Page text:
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All That You Can't Leave Behind is the tenth studio album of U2, released in the fall of 2000. The album represented U2's mostly successful bid to Win Back the Crowd by returning to a mainstream rock sound after its '90s experiments Zooropa and Pop alienated many fans. It spawned the singles "Beautiful Day" (one of the band's biggest hits), "Stuck in a Moment You Can't Get Out of," "Elevation," and "Walk On." The album and its associated singles won a total of seven Grammys.

The recording and production of the album were delayed due to Bono's increased activism, something the rest of the band viewed as a distraction. Nevertheless, the group quickly reunited with Brian Eno and Daniel Lanois, who had produced The Unforgettable Fire, The Joshua Tree, and Achtung Baby, solidifying U2's return to form. The record came together effortlessly, thanks to the group's embrace of former styles such as The Edge's signature, atmospheric guitar tones, which he had abandoned during The '90s. While keeping newer techniques such as synthesizers and electronic drum beats on "New York" and "Beautiful Day," the band branched out and used acoustic guitars and pianos on "Stuck in a Moment" and "Wild Honey" to convey a more simplistic sound throughout the record.

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It is considered a pivotal album for the band since it distanced them from the more experimental conceits of the previous decade. Rolling Stone listed All You Can't Leave Behind as the #139 greatest album of all time in 2003, though it later dropped to #280 in 2012. The group's ensuing tour, the "Elevation Tour," became massively successful thanks in part to their performance at the NFL Super Bowl halftime show, where they honored the victims of the 9/11 attacks.


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Track listing:

  1. "Beautiful Day" (4:06)
  2. "Stuck in a Moment You Can't Get Out Of" (4:32)
  3. "Elevation" (3:45)
  4. "Walk On" (4:55)
  5. "Kite" (4:23)
  6. "In a Little While" (3:39)
  7. "Wild Honey" (3:47)
  8. "Peace on Earth" (4:46)
  9. "When I Look at the World" (4:15)
  10. "New York" (5:28)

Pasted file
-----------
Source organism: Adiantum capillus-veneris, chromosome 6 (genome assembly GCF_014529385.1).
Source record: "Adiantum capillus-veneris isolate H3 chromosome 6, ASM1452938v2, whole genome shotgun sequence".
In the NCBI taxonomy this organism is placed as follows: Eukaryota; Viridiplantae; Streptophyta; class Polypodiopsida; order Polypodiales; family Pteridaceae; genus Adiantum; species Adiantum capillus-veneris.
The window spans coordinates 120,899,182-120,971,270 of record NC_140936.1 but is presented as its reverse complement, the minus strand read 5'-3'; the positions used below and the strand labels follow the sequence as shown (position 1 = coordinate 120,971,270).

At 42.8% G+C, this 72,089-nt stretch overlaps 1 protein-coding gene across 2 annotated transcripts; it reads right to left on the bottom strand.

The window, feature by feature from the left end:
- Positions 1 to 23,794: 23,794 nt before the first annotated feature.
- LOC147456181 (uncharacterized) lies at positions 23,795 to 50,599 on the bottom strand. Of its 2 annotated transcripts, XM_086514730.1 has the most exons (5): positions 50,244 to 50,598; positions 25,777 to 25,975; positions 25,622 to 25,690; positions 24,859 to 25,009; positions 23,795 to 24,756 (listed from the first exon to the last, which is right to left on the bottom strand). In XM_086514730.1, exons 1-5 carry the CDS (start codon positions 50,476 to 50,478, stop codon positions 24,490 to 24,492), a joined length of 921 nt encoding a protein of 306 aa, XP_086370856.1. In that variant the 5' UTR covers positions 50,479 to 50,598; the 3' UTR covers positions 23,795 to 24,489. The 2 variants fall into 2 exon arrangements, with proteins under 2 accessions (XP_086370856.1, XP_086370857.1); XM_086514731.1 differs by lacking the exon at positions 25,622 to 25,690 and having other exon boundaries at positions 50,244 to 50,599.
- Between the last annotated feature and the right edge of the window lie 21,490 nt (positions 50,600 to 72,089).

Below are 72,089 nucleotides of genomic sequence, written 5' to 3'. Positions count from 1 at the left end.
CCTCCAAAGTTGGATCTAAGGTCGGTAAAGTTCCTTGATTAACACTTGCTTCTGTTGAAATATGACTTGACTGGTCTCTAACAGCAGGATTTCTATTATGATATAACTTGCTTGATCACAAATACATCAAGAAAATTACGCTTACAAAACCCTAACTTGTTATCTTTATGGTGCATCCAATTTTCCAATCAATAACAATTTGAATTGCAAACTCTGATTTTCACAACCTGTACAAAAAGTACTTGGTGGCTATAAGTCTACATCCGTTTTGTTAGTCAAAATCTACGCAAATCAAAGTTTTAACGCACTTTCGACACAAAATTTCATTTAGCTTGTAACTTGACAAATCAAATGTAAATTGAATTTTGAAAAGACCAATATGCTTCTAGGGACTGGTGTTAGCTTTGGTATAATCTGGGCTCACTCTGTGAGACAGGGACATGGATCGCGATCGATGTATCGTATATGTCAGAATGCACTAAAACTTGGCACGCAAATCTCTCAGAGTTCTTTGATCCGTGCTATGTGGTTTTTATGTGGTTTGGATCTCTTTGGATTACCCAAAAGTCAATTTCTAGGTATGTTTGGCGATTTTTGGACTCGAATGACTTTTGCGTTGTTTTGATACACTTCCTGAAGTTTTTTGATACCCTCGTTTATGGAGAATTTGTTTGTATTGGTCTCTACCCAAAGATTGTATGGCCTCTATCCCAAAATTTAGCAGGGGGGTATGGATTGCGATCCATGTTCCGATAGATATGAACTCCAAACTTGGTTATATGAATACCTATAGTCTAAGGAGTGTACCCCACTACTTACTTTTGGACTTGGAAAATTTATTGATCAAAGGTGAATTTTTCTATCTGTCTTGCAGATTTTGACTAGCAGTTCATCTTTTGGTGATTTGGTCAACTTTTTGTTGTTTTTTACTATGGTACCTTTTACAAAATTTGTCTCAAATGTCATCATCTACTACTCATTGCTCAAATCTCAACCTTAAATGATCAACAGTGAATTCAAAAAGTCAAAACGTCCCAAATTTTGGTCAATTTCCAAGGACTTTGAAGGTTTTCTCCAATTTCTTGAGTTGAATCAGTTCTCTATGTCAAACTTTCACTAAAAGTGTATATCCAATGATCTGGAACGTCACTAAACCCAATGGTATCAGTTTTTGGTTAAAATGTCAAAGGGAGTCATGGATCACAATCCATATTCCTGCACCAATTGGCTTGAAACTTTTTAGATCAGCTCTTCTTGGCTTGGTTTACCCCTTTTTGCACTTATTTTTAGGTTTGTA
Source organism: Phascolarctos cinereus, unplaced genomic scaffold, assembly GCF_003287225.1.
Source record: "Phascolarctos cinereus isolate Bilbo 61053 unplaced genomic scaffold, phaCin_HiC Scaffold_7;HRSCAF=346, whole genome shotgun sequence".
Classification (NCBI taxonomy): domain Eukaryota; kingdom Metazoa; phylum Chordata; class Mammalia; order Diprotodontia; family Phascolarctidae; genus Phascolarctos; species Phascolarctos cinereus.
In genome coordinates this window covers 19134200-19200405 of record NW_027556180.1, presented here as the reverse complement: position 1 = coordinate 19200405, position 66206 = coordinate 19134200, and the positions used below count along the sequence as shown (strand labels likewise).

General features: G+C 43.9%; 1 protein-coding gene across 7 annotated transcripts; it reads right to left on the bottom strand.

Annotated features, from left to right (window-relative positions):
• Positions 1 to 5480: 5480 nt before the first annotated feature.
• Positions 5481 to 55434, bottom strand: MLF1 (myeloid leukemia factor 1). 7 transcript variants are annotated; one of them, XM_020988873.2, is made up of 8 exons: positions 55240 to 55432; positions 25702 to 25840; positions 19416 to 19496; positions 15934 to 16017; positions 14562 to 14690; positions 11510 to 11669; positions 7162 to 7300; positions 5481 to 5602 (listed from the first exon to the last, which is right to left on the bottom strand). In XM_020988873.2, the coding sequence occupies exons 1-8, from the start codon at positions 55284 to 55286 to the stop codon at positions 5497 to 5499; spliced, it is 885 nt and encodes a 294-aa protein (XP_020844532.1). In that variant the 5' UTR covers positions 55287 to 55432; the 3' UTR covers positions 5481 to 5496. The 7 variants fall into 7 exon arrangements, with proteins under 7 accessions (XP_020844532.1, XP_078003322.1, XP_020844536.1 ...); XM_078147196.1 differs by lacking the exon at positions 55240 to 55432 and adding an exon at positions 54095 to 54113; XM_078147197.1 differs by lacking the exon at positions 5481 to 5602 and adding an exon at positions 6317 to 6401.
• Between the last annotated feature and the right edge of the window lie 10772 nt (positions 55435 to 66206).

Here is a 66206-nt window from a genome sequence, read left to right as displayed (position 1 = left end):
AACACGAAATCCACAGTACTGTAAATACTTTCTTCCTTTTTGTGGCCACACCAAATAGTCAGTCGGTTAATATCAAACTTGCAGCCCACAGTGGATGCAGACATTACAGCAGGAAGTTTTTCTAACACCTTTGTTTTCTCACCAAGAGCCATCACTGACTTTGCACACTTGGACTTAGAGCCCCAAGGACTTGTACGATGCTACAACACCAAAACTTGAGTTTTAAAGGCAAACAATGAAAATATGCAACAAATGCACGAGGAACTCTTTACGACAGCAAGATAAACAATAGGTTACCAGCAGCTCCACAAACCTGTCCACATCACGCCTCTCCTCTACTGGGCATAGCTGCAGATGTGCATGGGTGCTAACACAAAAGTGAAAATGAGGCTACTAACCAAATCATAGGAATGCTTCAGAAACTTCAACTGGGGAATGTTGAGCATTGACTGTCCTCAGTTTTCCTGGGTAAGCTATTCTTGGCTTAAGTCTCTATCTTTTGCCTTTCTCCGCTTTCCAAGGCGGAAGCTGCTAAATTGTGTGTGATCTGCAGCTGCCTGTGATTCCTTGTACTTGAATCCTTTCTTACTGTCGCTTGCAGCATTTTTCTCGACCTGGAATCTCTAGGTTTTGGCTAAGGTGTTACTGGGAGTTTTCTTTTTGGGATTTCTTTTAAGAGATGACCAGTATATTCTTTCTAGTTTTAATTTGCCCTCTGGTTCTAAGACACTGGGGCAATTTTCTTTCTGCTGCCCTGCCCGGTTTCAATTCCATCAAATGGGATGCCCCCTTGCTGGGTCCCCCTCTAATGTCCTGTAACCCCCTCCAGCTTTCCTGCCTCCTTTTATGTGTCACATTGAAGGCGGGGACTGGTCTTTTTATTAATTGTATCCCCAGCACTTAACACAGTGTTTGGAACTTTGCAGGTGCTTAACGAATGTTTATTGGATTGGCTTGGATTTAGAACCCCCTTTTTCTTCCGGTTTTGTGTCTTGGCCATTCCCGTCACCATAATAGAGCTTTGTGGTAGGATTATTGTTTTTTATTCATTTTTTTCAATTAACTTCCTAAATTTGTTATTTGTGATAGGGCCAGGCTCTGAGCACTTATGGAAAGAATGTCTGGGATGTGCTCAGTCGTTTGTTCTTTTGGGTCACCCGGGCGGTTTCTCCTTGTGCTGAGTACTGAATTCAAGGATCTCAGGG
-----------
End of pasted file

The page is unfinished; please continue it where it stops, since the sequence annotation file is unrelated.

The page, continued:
11. "Grace" (5:31)

Different editions of the album include one or more bonus tracks:

  1. "The Ground Beneath Her Feet" (3:44)
  2. "Summer Rain"
  3. "Always"
  4. "Big Girls Are the Best"

Personnel:

  • Bono – vocals, guitar, synthesisers
  • The Edge – guitar, piano, vocals, synthesisers, strings
  • Adam Clayton – bass guitar
  • Larry Mullen Jr. – drums, percussion

Stuck in a trope, and you can't get out of it

  • Album Title Drop: The title appears in the talk-sing intro to "Walk On":
    The only baggage you can bring
    is all that you can't leave behind.
  • Anthropomorphic Personification: Divine grace is visualized as a woman in "Grace."
  • Big Beautiful Woman: Some editions include the bonus track "Big Girls Are the Best."
  • The Big Rotten Apple: "New York" is a sort of affectionate example, describing the city as a hotbed of temptations for a family man having a midlife crisis.
  • BSoD Song: "Peace on Earth" was written after the 1998 Omagh bombing. "The closest I ever came to a crisis of faith happened after that," Bono said later, and it shows.
  • Carpe Diem: The theme of the bonus track "Summer Rain":
    If you stop taking chances
    You stay where you sit
    You won't live any longer
    But it'll feel like it.
  • Childhood Friend Romance: Alluded to in "In a Little While":
    That girl, that girl, she's mine
    Well I've known her since
    Since she was a little girl with Spanish eyes
    When I saw her in a pram they pushed her by
    Woohoo, my how you've grown!